Health Services Offers HPV Vaccine

Students Question Why Birth Control is Not Provided


Published: November 15, 2007

FCLC—Gardasil, the vaccine that prevents against the four types of the human papillomavirus (HPV) that can cause cervical cancer and genital warts, is being offered at Fordham’s health center, as of this academic year. According to the vaccine’s Web site, HPV is a sexually transmitted disease (STD) that is contracted through sexual activity involving genital contact. Many students feel that there is hypocrisy in providing students with the vaccine, but not providing birth control or condoms, which is prohibited at Fordham because it goes against the teachings of the Catholic Church.

The health center is now offering Gardasil, the vaccine which protects against HPV. Some students feel birth control should also be provided. (Alex Palomino/The Observer)

“HPV is a vaccine intended to provide immunity against cervical cancer,” said Joan Cavanagh, associate director of Campus Ministry. “It is not assumed that young girls who receive the vaccine are sexually active, nor is it promoting sexual activity. It is not the subject of any Catholic Church teaching.”

Some students feel that the root of the policy makes sense, despite not agreeing with it. “I don’t think there’s a discrepancy in the policy, because I don’t believe that giving girls and women the HPV vaccine encourages them to have sex,” said Laura Leigh Reifinger, FCLC ’08. “However, I do think that it’s socially irresponsible not to provide sexually active students with tools with which to protect themselves, i.e. birth control,” she said.

Cavanagh said that the reason the school does not provide birth control is that it goes against the Catholic Church. “The Catholic Church teaches that the only appropriate place for the use of birth control, natural methods only, is within a marriage,” she said. “Other than natural methods, the Church is opposed to birth control. Therefore, the health center, in keeping with Church teaching, is not in a position to dispense birth control, even though it is free to offer the HPV vaccine.”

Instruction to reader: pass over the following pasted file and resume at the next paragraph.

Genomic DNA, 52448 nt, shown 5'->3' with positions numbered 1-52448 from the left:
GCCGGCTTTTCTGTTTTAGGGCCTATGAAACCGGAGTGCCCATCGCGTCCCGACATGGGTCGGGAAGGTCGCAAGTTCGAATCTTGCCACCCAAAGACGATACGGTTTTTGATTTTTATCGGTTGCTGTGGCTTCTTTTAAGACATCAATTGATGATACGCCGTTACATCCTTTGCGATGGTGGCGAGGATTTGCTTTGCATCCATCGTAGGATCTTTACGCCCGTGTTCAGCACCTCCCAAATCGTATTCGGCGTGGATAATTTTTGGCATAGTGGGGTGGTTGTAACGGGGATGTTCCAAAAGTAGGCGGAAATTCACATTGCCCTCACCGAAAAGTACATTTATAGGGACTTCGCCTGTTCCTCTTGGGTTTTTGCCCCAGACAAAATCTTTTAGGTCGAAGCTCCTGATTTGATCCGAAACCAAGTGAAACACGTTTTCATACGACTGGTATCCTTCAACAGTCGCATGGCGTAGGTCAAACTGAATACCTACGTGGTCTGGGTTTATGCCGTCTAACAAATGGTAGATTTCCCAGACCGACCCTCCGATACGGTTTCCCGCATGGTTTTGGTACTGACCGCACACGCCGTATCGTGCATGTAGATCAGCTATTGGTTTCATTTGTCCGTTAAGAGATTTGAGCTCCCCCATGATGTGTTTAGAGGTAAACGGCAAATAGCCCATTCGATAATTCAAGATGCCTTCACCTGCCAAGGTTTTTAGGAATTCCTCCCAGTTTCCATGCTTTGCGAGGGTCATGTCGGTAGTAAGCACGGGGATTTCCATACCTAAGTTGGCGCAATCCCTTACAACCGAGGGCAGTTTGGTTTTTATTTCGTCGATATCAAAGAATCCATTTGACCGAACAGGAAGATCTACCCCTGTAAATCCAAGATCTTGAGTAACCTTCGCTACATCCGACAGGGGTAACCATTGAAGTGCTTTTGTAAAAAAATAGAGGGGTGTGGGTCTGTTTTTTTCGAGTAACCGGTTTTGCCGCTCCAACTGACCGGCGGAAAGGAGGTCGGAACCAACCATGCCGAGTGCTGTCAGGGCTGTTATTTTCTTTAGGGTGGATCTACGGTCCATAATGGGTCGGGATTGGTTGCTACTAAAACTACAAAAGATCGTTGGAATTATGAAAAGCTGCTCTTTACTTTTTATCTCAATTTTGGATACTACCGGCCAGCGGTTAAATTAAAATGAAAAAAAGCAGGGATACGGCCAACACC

Jack McLaughlin, FCLC ’08, said that both the vaccine and birth control are preventative. “The fact that Fordham’s offering the HPV vaccine acknowledges that students are or will soon be having sex. It is a preventative measure much like contraceptives are for STDs. It is absurd to argue that the vaccine is being given so that future wives won’t get HPV from their husbands.”

Steve Russomano, FCLC ’10, disagrees with this practice. He said that the decision to deny the prescription of birth control is unfair because Fordham is a school with many non-Christian students, and they should be given the option to prevent pregnancy.

However, if a student requires birth control for medical purposes, it may be prescribed to them through the health center. Kathleen Malara, director of Health Services said, “There are medical reasons patients require birth control pills and if diagnosed with one of the conditions, we would prescribe birth control pills just like any other illness requiring medication. If a student tests positive for an STD, of course we would treat them, just like if they tested positive for any other illness,” she said.

Malara said that the policies related to providing birth control are decided by the Catholic Church and general health center polices are decided by her.

“Obviously the health center perpetuates the ideological stance of the university administration, rather than the medical community,” Russomano said. “In my mind, that’s not a good thing. Fordham is not above the law. Birth control is legal and should therefore be dispensed by the health center.”

Malara said, “The thought is that eventually, [younger girls] will someday become sexually active and now have immunity to four of the types of HPV that cause cervical cancer. Now why would [Health Services] as health professionals, just like any other health professional, not administer a vaccine? An STD is a medically diagnosed illness. Pregnancy is not an illness. It is a choice and/or consequence of unprotected intercourse. We at [Health Services] can educate on abstinence and safer sex, however we are not obligated to provide birth control when it is contrary to our mission and beliefs,” she said.

Maggie Perkins, FCLC ’09, said, “I take comfort knowing that my unplanned babies will have a mommy less prone to HPV. Maybe they think you get HPV from holding hands. Honestly though, I am pleasantly surprised that they are offering the vaccine. I know there has been some opposition nationwide by people who think protecting girls from diseases is tantamount to celebrating harlotry.”